take it to the next step, but we wanted to see if we could create a private/ public collaboratory -- an agreement among senior people in government and in industry to work with the university in taking this to the next step. How do we reawaken civic pride? How do we get more and more people involved in their own government rather than just complaining about what is happening in Sacramento or Washington, D.C., or somewhere in the world, and continuing to pass the buck to their elected representatives? Could we rekindle interest?

Supervisor Golding, now Mayor Golding of San Diego, decided she wanted to do something with this idea. This led to formation of the City of the Future Committee. We deliberately didn't call it the telecommunications committee or the technology committee. It was important for people to see that this was not just about technology but about their own future, and that technology was playing a critical role simply because technology and economics had a life force of their own.

So we formed the City of the Future Committee. And we then formed 10 subcommittees and there were over 300 people who got involved in one aspect or another. We tried to divide it up in such a way that people could identify. Maybe it was a library subcommittee or maybe it was an education subcommittee or maybe it was tourism. We tried to divide up life and work into sectors of the economy or society that everybody identified with. The result was that we generated a lot of participation. This was the basis for the first -- and what is now an annual -- Cities of the Future Conference.

Today, there are perhaps 100 groups that are meeting throughout the San Diego area who claim they are responsible for creating "San Diego, the City of the Future." In other words, the idea has taken on a life of its own.

GT: It seems that all this is coming out of a vision of what the role of the city will be in the context of a global information economy.

Eger: We have just published a Guidebook on Smart Communities which addresses this. The work we were doing in San Diego came to the attention of other communities who started coming to us and saying, "well, we are doing something smart too. But it is different from what you are doing. Yet you seem to have captured an enthusiasm and an interest from so many more people. Why is that?"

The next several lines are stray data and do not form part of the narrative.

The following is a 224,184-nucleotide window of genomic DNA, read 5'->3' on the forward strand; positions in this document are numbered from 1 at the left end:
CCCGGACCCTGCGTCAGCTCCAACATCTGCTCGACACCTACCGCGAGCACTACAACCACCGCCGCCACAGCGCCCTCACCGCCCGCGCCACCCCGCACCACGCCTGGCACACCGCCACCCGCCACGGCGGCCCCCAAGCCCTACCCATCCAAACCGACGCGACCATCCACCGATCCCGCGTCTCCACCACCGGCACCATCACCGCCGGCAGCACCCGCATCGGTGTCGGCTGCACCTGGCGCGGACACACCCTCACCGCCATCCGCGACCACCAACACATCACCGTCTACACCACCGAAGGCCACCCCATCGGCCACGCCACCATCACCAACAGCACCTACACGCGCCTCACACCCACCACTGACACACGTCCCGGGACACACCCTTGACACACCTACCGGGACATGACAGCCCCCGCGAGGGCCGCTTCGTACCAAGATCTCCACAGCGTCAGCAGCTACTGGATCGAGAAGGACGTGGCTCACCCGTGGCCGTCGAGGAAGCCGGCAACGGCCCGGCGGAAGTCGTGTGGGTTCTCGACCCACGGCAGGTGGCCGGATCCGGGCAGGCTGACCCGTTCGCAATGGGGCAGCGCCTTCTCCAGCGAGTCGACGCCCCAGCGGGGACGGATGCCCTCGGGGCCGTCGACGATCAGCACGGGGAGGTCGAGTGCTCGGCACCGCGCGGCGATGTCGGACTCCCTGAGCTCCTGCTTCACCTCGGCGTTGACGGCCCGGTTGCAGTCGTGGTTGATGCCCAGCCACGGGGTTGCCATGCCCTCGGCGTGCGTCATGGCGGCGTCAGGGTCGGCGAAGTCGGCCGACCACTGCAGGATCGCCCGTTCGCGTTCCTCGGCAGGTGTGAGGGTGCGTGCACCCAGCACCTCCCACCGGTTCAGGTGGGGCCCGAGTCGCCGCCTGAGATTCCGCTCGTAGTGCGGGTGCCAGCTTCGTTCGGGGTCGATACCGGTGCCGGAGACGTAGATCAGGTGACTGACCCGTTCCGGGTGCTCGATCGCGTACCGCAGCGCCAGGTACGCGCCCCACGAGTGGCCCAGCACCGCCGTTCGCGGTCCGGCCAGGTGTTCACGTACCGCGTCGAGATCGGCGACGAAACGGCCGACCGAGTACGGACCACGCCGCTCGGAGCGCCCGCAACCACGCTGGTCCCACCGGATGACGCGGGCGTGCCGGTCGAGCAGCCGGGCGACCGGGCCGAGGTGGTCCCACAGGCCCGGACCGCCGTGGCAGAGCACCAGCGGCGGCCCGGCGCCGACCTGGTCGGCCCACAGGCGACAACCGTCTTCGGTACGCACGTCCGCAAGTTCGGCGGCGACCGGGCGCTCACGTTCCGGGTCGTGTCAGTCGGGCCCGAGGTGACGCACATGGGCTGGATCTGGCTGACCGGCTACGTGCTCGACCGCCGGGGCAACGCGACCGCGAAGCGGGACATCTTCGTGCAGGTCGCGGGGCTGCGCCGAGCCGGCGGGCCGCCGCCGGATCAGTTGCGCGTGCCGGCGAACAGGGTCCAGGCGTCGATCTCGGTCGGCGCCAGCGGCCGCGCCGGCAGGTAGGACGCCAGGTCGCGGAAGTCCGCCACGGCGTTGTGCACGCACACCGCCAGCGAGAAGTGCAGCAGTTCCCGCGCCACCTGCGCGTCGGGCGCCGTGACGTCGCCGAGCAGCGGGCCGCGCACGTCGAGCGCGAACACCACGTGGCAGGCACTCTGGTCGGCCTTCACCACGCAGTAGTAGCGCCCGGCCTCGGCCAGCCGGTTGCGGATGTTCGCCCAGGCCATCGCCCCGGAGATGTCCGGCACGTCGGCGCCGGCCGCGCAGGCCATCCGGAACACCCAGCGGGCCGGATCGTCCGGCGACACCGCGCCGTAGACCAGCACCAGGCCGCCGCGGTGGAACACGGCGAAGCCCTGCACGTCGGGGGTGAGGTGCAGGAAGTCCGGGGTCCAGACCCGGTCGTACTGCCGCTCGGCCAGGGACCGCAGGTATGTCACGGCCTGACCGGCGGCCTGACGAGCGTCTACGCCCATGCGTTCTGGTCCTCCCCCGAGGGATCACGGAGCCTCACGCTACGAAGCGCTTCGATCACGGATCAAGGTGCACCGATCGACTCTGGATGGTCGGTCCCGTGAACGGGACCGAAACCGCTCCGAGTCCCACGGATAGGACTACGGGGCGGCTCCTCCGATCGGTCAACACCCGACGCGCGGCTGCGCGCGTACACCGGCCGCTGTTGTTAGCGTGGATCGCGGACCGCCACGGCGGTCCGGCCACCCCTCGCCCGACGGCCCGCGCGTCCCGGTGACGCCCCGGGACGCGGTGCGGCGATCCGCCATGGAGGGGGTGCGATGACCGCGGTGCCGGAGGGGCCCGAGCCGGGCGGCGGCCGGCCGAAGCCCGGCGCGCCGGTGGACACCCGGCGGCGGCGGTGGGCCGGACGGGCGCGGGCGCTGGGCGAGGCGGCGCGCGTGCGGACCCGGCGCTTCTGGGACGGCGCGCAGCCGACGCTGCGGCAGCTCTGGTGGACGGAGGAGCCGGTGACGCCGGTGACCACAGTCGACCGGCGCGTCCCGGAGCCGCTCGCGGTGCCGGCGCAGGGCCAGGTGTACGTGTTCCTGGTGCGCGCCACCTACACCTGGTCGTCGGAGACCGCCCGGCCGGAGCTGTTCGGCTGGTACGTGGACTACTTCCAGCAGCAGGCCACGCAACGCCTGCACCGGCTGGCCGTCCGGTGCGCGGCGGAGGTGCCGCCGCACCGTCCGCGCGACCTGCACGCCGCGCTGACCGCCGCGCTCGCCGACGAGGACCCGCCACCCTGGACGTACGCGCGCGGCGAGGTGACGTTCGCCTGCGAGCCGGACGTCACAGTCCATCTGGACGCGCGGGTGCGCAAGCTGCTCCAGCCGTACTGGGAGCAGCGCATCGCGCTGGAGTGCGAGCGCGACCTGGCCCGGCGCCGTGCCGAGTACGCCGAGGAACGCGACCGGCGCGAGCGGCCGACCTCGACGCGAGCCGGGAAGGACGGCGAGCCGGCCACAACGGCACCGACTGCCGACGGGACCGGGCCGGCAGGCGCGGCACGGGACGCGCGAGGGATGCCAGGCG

Well, I hadn't thought about it either, but fortunately, California and many other states have been trying to develop their own state initiatives. There are a lot of national initiatives, starting with France as far back as 1976. There is Singapore's Intelligent Island project, Japan's Technopolis project. A lot of these major national information strategies preceded the Clinton-Gore NII. But when Clinton and Gore began talking about information technology as the tools of wealth creation -- and information as the new wealth -- they had their intended impact.

But when it came to state governments developing their own initiatives, we began to say that we were not so sure they should simply be adopting a me-too approach and mirror the NII or any national information infrastructure. At the highest level I think it is good that our national leaders recognize the power of technology as a catalyzing influence. But really what we need now is not so much an NII, but an LII, a local information infrastructure. Eighty percent of the country is already wired. But that other 20 percent represents every small community throughout the country.

But more than just connectivity, there is the question of what are you going to do when you get connected? This gets down to the nitty-gritty of the applications in health care and education and business and government itself. These applications are where the energy needs to be spent. So when California began talking about an SII, as the Western Governors have been talking about, we said we're not so sure this is they way you want to go. The whole idea of top-down infrastructure and top-down programs may be pass

Blake Harris  |  Editor